Syncing Entrepreneurship With Governance

Start-up initiatives are not just idea contests where we get ideas and stick the good ones on the wall and then forget about them.

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By Gaurav Dwivedi • May 5, 2016


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In less than two years,, which was launched as the citizen-government interface, has become an instrumental force in garnering actionable feedback not just from citizens but also from young entrepreneurs on the matters concerning innovation and inspiration through entrepreneurship.

Tapping into the startup revolution

We have our own ways of tapping into the creative genius of young entrepreneurs. For example, in Prime Minister Office's app development contest in 2015, 119 teams participated to submit design wireframes of their apps whose members were college students who had made apps earlier and released in the market. So, when we talk about allowing young entrepreneurs to participate in whatever the government is doing, I don't think we can have younger youth than them.

Similarly for the 98 cities selected under the Smart Cities Mission in August 2015, we received around 2.7 million responses suggesting solutions to the problems identified in different cities. But the question was how we should get this young crowd into working towards providing those solutions. For example, for Delhi we know there are problems in different parts of the city. So New Delhi Municipal Council (NDMC) has just initiated talks with us and hopefully in next month or two, we will post certain challenges on for young entrepreneurs to create solutions. Since those solutions will be developed under the aegis of the NDMC itself, there won't be any issues like contracting, lowest bidder or minimum turnover or qualification.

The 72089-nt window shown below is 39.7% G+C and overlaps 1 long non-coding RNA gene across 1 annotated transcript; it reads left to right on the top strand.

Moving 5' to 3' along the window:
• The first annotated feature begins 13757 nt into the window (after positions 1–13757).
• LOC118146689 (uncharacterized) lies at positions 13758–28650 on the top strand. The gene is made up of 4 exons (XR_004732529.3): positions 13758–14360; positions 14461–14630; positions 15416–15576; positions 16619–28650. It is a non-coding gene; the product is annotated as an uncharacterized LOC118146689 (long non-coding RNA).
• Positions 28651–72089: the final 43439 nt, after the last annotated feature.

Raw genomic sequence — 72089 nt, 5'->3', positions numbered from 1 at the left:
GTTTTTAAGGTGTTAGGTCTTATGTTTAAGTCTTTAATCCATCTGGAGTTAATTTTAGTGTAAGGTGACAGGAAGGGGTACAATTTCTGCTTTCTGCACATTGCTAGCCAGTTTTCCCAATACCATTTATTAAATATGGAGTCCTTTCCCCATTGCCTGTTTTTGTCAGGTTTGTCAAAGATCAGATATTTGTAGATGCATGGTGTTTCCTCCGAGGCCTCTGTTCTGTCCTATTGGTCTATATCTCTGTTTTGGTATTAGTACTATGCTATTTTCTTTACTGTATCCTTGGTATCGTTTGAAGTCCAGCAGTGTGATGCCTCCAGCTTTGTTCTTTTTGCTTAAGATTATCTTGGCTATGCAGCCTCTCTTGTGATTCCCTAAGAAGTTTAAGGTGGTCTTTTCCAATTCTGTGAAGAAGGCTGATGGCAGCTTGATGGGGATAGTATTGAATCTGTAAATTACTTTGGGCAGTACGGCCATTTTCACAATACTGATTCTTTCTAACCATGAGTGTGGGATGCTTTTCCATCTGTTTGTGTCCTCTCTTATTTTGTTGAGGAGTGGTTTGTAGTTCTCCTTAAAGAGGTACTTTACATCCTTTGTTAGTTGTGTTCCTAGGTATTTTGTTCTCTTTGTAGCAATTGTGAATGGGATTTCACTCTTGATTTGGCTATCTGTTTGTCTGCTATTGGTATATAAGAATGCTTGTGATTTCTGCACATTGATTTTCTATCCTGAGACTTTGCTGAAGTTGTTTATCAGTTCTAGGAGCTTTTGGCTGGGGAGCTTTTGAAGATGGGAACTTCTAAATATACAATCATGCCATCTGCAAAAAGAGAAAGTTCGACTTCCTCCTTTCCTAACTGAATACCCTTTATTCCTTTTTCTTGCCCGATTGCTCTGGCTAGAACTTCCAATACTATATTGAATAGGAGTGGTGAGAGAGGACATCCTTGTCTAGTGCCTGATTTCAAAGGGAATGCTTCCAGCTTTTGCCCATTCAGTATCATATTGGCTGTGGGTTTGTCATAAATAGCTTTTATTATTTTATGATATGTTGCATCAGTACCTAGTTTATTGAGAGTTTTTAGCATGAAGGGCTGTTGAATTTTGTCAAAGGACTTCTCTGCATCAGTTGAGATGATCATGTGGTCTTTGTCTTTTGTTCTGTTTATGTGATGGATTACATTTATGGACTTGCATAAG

Creating marketable products

We factor in market worthiness of the start-ups before selecting them, for example, in Innovate for Digital India challenge, we invited ideas around financial services, e-governance, education and healthcare which could be handholded and taken to the market. So They (start-up initiatives) are not just idea contests where we get ideas and stick the good ones on the wall and then forget about them. They
are about converting those ideas into marketable products immediately. We got 1,913 business plans for the challenge and helped the selected companies to tie-up with some companies to do marketing on their behalf.

No "rejection'

First of all, as we have stated it formally, nobody is rejected. The remaining teams at Innovate for Digital India Challenge were advised to reach back to Centre for Innovation, Incubation and entrepreneurship (CIIE) to understand where they lacked in their ideas. I am being informed that several of them are in touch with CIIE and hopefully they will rework and come back to us in subsequent iterations of the program as we want this to be a continuous process.

Distributed teamwork

Currently, we distribute ideas that we receive among as many people as possible including my own team at, people from the sponsoring ministries or other government organizations involved in that program. For example, in case of Smart Cities Mission, we sent back ideas to respective cities so that they can pick the most relevant ones. Then we prepare an executive summary of most exciting ideas and send it to concerned ministry and government department. Nonetheless we send them the list of all ideas received earlier so that they can pick some good ideas in case we have them. Currently, it is a manual process, but it will be automated shortly.

(Comments from TiE Delhi NCR Urban Solutions and Smart Cities conference).

This article first appeared in the Indian edition of Entrepreneur magazine (April 2016 Issue).

Gaurav Dwivedi


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